It was a peaceful day with no tech, no TV, and no music: just me, the cat, a book and a lot of quiet and stillness. I felt calm, peace, a rested mind, and connected to myself again. There was no monkey mind running through my to-do list. I let go of all expectations, pressures, financial worries, everything.

And all it took? Calling it a SICK DAY and shutting everything off. Go figure.

taking sick days bullet journal tea

What I learned…

1. You have to let go and completely shut off. And shut off all the physical noise from your surroundings. Not only does your body need rest, but so does your mind. In my corporate days, when I took a sick day, I’d still log on from home and answer emails. I’d feel guilty for not working or believe that no one else could take care of my customers.

What I always neglected to remember? Your mind needs rest as much as your body to heal and get over a cold or flu virus.

2. I had the courage to face myself. When you shut all the tech and ambient noise off and sit quietly, it’s inevitable that you’ll have to come face to face with yourself. Any thoughts or bad habits that have been plaguing you will come to the surface. By sitting quietly and doing nothing, I came face to face with ME. And although I was fighting off a cold, I still had the energy and courage to do it. It was therapeutic.

It reminds me of a charming quote from A.A. Milne’s Winnie the Pooh:

“Doing nothing often leads to the very best of something.” ~ Pooh

3. Choosing to spend your time and energy on healing, learning, or calming activities. While some of you might think spending an entire day watching movies or Netflix is not a good use of time, I beg to differ. When you’re sick, your mind needs to calm down and shut off. You need to relax. And whatever it is that helps you to relax and heal, is in my opinion, good use of your time and energy.

When you practice intention on how you spend your time and energy, you stop living on autopilot. You are mindfully designing a life that is meaningful to you. Your time and energy are limited resources; you should be taking care of how and what you use them for.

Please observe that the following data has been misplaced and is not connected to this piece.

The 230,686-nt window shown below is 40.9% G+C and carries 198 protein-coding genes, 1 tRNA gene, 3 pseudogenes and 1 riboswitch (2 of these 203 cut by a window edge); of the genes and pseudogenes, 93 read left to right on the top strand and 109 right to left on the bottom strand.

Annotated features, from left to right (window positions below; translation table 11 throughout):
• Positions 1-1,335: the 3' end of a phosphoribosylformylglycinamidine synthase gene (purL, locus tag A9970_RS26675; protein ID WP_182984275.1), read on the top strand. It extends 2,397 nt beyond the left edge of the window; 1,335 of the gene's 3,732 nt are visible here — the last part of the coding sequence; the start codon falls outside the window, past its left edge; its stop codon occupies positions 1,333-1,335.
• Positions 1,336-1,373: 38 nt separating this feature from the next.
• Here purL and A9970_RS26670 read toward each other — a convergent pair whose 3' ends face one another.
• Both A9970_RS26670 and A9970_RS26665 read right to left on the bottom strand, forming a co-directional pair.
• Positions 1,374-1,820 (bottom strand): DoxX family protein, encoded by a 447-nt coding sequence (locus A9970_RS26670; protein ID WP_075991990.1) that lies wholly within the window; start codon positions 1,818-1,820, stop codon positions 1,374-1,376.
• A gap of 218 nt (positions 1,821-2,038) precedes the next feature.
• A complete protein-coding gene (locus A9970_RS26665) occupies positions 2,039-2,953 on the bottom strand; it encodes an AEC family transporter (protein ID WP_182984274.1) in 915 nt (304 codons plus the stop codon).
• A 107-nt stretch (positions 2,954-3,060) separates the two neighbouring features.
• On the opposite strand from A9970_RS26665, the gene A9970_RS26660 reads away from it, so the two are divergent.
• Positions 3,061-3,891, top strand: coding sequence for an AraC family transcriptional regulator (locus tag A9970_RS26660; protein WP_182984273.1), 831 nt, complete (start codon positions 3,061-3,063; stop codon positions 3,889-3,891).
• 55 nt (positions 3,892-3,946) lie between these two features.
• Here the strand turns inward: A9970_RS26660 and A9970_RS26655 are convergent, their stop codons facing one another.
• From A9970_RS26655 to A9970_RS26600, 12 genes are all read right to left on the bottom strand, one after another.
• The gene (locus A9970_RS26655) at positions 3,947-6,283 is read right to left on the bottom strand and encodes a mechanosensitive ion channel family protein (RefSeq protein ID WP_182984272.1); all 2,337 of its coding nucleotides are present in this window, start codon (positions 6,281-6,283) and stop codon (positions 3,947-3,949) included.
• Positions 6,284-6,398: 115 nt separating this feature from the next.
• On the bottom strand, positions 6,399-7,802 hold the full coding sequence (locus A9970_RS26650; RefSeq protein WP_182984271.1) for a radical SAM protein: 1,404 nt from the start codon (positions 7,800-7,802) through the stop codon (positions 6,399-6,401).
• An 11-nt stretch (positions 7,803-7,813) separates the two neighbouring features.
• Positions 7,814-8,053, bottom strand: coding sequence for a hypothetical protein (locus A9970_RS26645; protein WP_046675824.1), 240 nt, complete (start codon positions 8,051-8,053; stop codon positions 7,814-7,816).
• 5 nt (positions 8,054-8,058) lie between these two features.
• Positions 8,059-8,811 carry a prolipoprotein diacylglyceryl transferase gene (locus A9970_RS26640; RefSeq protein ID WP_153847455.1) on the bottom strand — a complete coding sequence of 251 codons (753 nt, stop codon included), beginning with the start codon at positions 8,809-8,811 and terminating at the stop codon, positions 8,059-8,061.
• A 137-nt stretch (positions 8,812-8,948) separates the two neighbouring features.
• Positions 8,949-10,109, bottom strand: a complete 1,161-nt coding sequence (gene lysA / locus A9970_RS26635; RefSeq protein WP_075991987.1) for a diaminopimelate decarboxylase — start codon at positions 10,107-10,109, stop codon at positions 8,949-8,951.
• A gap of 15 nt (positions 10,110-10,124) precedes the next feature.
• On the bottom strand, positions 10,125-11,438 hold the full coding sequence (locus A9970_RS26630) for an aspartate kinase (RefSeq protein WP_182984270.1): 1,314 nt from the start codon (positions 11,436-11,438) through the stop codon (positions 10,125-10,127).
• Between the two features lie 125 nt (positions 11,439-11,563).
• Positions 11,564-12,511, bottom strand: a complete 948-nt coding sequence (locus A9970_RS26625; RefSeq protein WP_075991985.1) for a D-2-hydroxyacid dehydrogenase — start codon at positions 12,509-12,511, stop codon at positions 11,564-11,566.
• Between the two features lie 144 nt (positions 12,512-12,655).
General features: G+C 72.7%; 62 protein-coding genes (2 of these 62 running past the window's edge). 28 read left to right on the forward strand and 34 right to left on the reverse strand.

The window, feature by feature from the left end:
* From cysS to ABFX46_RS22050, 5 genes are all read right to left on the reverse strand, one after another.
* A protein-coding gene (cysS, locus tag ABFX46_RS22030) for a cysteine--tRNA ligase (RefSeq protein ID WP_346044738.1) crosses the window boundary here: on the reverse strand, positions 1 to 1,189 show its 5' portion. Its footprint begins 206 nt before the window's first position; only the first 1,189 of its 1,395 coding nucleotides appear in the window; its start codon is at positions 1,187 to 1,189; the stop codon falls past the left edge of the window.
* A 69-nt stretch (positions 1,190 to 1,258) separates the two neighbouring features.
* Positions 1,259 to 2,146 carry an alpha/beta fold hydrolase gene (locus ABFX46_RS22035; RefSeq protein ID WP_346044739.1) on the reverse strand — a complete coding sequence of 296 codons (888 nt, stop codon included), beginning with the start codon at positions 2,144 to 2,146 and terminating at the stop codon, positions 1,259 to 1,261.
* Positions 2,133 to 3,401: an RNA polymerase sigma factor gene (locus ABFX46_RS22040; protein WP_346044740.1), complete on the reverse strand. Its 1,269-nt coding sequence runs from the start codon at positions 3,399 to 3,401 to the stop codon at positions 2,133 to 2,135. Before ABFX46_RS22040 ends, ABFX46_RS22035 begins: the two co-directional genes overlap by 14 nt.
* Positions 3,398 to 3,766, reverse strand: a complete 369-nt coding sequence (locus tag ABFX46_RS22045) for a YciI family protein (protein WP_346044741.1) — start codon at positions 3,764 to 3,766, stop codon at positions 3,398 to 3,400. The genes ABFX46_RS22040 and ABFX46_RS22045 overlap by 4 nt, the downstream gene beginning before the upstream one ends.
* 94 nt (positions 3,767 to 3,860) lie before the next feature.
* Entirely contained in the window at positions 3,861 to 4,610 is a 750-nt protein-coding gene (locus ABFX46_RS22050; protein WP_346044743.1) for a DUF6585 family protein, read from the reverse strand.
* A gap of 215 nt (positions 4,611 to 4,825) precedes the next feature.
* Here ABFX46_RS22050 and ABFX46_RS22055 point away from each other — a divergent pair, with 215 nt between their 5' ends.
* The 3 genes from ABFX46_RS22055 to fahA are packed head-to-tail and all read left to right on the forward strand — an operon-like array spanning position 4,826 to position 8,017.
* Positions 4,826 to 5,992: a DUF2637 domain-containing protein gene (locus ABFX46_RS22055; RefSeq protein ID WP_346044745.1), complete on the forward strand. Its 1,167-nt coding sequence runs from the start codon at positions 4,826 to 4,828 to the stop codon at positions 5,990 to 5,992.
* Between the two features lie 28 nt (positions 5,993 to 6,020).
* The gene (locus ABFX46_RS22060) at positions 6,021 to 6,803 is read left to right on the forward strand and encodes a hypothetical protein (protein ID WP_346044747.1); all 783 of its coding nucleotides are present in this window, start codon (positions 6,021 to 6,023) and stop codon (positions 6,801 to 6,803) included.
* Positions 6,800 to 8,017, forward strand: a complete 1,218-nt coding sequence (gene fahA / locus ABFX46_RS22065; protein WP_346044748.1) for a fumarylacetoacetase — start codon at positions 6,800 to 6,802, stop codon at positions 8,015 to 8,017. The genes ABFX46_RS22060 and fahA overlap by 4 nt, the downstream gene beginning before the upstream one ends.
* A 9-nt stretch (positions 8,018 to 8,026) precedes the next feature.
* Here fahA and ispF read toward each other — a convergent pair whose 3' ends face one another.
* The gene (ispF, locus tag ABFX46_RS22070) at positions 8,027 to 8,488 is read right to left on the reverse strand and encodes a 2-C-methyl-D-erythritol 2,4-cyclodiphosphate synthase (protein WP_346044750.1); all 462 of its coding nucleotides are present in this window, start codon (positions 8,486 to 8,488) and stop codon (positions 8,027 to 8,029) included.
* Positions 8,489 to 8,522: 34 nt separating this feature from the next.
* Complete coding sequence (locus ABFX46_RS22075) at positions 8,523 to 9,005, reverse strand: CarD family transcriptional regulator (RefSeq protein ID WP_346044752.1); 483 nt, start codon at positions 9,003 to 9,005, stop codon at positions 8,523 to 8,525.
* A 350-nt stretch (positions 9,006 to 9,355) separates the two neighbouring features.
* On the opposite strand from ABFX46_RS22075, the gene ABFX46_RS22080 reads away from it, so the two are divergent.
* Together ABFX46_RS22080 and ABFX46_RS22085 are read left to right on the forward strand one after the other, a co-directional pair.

I know how hard it is to justify a full-on relaxing sick day when you’re trying to rebuild your life, start a freelance business, or even if you’re working a full-time job — you worry about the time being wasted, or being unproductive, or looking bad in your employer’s eyes — but we all need rest to be productive and efficient.

It’s okay to take a sick day. Miraculous things can happen.

taking sick days hot toddy

My “Hot Toddy” Recipe

Ingredients

  • 12 oz (1.5 cups) boiling water
  • 2 slices fresh lemon halved (or to taste)
  • 1 tbsp honey (or to taste)
  • Optional: a small piece of ginger, peeled and sliced thin
  • Note: I do not add whiskey, but there are versions out there that call for it.

Instructions

  • Boil water in a kettle.
  • Add lemon slices (halved) and honey to teacup or mug. You can also add ginger at this point.
  • Pour hot water into cup or mug and stir until honey has disappeared. Taste (careful! It’s hot) and add more honey or lemon as necessary.
  • Let steep for 4-5 minutes and enjoy!

PIN IT FOR LATER

When was the last time you took a sick day? Can we ever really have downtime to rest and recover? Read on for my thoughts on taking sick days and what you can learn.

Comments +

  1. I’m glad you’re feeling better! I am very lucky to work in a union environment where we get 10 sick days a year. I put in almost a year and a half of work though before I finally caved and took one (and went to work a lot when I shouldn’t have). And it was a glorious day. It was exactly what I needed to regroup and get refocused for work.

    • Michelle says:

      Much better, thanks! Being able to take sick days is wonderful. It helps so much when you don’t go back to work still feeling awful.

  2. kelstrom says:

    Sometimes we do have slow down but in our society we are considered lazy if we take care of ourselves. A mind and heart shift has to happen. I was perusing blog sites for ideas for mine. Thank you for your post.